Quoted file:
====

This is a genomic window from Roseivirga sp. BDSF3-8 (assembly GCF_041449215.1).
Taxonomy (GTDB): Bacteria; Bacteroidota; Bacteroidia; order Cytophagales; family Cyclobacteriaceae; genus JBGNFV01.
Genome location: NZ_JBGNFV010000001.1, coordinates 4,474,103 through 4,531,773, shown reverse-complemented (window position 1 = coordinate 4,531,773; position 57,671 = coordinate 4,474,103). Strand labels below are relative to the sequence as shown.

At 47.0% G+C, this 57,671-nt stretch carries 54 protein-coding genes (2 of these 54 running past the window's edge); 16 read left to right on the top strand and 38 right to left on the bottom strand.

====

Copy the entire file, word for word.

This is a genomic window from Roseivirga sp. BDSF3-8 (assembly GCF_041449215.1).
Taxonomy (GTDB): Bacteria; Bacteroidota; Bacteroidia; order Cytophagales; family Cyclobacteriaceae; genus JBGNFV01.
Genome location: NZ_JBGNFV010000001.1, coordinates 4,474,103 through 4,531,773, shown reverse-complemented (window position 1 = coordinate 4,531,773; position 57,671 = coordinate 4,474,103). Strand labels below are relative to the sequence as shown.

At 47.0% G+C, this 57,671-nt stretch carries 54 protein-coding genes (2 of these 54 running past the window's edge); 16 read left to right on the top strand and 38 right to left on the bottom strand.